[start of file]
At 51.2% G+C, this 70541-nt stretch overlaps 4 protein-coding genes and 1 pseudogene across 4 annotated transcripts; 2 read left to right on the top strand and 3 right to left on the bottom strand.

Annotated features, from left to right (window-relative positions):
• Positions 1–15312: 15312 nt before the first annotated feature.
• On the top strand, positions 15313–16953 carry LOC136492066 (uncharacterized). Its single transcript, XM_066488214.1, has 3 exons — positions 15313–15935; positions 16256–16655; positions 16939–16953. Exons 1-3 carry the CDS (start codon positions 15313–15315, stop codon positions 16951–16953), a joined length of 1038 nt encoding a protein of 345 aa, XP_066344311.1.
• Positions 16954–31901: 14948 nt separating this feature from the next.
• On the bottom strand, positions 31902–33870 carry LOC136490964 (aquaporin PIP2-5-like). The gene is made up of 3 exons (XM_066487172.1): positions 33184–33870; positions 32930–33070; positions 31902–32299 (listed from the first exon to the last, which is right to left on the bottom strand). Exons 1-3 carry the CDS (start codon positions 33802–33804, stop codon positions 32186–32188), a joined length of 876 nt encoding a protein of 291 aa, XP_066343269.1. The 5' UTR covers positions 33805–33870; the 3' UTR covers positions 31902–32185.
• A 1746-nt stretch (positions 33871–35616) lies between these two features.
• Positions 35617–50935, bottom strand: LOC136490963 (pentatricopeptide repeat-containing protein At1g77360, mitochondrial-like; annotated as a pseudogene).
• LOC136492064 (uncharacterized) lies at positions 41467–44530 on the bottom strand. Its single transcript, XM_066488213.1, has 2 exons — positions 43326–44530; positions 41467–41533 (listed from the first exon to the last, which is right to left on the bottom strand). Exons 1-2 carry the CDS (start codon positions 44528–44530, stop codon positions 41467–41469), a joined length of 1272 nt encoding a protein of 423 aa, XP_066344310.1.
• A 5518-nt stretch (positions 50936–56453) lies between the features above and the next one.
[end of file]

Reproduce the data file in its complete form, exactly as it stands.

At 51.2% G+C, this 70541-nt stretch overlaps 4 protein-coding genes and 1 pseudogene across 4 annotated transcripts; 2 read left to right on the top strand and 3 right to left on the bottom strand.

Annotated features, from left to right (window-relative positions):
• Positions 1–15312: 15312 nt before the first annotated feature.
• On the top strand, positions 15313–16953 carry LOC136492066 (uncharacterized). Its single transcript, XM_066488214.1, has 3 exons — positions 15313–15935; positions 16256–16655; positions 16939–16953. Exons 1-3 carry the CDS (start codon positions 15313–15315, stop codon positions 16951–16953), a joined length of 1038 nt encoding a protein of 345 aa, XP_066344311.1.
• Positions 16954–31901: 14948 nt separating this feature from the next.
• On the bottom strand, positions 31902–33870 carry LOC136490964 (aquaporin PIP2-5-like). The gene is made up of 3 exons (XM_066487172.1): positions 33184–33870; positions 32930–33070; positions 31902–32299 (listed from the first exon to the last, which is right to left on the bottom strand). Exons 1-3 carry the CDS (start codon positions 33802–33804, stop codon positions 32186–32188), a joined length of 876 nt encoding a protein of 291 aa, XP_066343269.1. The 5' UTR covers positions 33805–33870; the 3' UTR covers positions 31902–32185.
• A 1746-nt stretch (positions 33871–35616) lies between these two features.
• Positions 35617–50935, bottom strand: LOC136490963 (pentatricopeptide repeat-containing protein At1g77360, mitochondrial-like; annotated as a pseudogene).
• LOC136492064 (uncharacterized) lies at positions 41467–44530 on the bottom strand. Its single transcript, XM_066488213.1, has 2 exons — positions 43326–44530; positions 41467–41533 (listed from the first exon to the last, which is right to left on the bottom strand). Exons 1-2 carry the CDS (start codon positions 44528–44530, stop codon positions 41467–41469), a joined length of 1272 nt encoding a protein of 423 aa, XP_066344310.1.
• A 5518-nt stretch (positions 50936–56453) lies between the features above and the next one.